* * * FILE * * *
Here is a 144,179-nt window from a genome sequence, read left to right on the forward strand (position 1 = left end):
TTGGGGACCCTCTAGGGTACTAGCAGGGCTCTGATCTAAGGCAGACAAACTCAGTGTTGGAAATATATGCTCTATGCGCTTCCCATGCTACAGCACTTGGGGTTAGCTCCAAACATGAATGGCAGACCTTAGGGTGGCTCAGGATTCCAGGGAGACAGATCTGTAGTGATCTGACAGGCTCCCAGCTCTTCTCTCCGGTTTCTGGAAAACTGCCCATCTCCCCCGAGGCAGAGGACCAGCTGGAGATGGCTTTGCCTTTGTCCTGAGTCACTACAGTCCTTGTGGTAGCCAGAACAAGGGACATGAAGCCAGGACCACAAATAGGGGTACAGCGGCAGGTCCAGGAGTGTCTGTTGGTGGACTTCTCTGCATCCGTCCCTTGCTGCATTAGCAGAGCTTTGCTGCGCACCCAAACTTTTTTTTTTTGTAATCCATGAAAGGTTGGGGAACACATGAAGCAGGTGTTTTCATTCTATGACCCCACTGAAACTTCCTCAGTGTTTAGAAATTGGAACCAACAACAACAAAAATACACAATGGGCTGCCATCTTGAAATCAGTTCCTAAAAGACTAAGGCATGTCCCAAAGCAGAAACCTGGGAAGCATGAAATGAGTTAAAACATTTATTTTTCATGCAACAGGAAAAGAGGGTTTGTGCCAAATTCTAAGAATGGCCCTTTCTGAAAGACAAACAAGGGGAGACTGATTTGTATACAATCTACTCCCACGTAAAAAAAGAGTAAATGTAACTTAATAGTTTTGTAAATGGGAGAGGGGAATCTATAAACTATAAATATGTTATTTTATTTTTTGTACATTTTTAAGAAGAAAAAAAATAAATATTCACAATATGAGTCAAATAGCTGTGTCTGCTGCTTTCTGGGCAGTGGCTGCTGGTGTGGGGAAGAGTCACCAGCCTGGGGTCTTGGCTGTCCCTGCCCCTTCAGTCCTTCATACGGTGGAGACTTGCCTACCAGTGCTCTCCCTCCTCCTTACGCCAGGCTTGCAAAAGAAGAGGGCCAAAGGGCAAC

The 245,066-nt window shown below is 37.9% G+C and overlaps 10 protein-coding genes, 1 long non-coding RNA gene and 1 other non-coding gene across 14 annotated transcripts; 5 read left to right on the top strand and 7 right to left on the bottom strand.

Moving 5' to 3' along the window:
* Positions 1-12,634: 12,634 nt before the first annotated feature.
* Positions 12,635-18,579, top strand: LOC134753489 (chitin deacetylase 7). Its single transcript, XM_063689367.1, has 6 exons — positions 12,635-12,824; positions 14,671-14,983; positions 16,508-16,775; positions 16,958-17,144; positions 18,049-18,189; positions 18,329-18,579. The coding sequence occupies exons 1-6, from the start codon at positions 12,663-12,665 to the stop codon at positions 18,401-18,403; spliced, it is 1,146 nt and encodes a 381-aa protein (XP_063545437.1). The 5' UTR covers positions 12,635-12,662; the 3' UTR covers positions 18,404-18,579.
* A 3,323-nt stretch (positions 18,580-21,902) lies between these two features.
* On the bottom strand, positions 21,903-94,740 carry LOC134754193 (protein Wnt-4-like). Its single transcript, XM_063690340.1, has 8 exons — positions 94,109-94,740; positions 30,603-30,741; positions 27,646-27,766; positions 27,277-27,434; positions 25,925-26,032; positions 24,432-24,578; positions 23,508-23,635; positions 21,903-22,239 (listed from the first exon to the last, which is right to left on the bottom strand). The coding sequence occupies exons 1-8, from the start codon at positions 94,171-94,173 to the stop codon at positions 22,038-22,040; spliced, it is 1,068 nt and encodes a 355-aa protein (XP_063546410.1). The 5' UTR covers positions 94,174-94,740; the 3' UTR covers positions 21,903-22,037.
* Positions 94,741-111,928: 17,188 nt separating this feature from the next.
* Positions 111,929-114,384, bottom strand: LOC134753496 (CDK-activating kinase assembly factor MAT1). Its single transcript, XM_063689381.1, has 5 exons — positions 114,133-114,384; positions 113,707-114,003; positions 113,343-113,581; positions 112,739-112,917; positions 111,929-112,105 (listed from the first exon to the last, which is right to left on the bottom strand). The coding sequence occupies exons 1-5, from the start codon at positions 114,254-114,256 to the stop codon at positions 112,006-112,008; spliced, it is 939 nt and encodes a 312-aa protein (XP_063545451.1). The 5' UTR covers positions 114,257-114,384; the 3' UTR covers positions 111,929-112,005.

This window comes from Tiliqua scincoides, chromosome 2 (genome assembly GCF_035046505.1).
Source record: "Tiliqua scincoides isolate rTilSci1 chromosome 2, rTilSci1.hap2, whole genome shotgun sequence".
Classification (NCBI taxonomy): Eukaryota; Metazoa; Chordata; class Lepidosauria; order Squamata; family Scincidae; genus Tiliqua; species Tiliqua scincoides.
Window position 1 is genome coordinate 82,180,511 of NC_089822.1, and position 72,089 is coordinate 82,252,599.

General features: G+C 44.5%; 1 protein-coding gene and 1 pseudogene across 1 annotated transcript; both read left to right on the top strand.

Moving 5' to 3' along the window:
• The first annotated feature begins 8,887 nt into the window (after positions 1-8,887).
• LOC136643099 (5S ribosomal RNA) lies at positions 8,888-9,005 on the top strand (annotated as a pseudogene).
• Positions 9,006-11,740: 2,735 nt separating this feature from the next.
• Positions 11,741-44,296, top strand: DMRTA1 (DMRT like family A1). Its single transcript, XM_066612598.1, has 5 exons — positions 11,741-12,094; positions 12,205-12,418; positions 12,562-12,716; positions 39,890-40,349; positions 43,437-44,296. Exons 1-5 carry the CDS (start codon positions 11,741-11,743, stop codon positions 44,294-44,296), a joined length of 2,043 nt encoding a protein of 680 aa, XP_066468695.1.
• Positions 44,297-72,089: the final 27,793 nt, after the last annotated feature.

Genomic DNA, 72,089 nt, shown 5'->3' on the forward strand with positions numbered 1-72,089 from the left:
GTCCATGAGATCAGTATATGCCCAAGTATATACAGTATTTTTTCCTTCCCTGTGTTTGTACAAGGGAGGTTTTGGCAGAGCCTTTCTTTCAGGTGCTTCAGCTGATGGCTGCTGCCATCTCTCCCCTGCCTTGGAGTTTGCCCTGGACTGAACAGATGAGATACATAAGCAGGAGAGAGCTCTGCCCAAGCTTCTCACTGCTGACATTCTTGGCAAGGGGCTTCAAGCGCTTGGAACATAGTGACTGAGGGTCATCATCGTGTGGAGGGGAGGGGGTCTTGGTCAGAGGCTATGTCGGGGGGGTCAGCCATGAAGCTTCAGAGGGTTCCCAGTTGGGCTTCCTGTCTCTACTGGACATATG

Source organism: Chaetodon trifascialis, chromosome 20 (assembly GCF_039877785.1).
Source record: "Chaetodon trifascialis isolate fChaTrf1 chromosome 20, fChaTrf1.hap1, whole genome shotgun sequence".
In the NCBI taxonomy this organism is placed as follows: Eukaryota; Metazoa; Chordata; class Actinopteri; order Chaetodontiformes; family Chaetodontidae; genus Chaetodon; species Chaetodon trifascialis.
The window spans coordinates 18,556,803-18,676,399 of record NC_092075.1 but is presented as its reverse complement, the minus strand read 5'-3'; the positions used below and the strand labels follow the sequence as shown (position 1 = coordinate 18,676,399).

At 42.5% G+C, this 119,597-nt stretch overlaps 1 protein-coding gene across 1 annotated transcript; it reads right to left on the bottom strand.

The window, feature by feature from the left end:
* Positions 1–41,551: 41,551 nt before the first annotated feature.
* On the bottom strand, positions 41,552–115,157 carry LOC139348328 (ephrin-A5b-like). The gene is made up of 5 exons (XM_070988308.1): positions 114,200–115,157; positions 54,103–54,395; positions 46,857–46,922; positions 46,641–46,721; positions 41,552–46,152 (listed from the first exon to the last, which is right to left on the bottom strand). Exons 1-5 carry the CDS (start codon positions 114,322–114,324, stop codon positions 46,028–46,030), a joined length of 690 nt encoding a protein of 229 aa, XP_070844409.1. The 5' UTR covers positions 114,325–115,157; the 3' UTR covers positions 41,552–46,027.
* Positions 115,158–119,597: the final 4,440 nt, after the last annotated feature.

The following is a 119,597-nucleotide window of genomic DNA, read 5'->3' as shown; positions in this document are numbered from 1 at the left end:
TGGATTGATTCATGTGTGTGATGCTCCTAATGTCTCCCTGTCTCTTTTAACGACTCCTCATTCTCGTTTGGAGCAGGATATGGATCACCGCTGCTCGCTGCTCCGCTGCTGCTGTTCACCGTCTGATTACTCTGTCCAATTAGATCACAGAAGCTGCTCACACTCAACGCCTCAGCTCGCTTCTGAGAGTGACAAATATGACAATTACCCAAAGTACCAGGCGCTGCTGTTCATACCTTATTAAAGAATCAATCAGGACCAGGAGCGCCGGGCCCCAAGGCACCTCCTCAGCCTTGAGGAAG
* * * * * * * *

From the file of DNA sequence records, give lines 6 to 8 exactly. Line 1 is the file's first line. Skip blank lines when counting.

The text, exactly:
* Positions 12,635-18,579, top strand: LOC134753489 (chitin deacetylase 7). Its single transcript, XM_063689367.1, has 6 exons — positions 12,635-12,824; positions 14,671-14,983; positions 16,508-16,775; positions 16,958-17,144; positions 18,049-18,189; positions 18,329-18,579. The coding sequence occupies exons 1-6, from the start codon at positions 12,663-12,665 to the stop codon at positions 18,401-18,403; spliced, it is 1,146 nt and encodes a 381-aa protein (XP_063545437.1). The 5' UTR covers positions 12,635-12,662; the 3' UTR covers positions 18,404-18,579.
* A 3,323-nt stretch (positions 18,580-21,902) lies between these two features.
* On the bottom strand, positions 21,903-94,740 carry LOC134754193 (protein Wnt-4-like). Its single transcript, XM_063690340.1, has 8 exons — positions 94,109-94,740; positions 30,603-30,741; positions 27,646-27,766; positions 27,277-27,434; positions 25,925-26,032; positions 24,432-24,578; positions 23,508-23,635; positions 21,903-22,239 (listed from the first exon to the last, which is right to left on the bottom strand). The coding sequence occupies exons 1-8, from the start codon at positions 94,171-94,173 to the stop codon at positions 22,038-22,040; spliced, it is 1,068 nt and encodes a 355-aa protein (XP_063546410.1). The 5' UTR covers positions 94,174-94,740; the 3' UTR covers positions 21,903-22,037.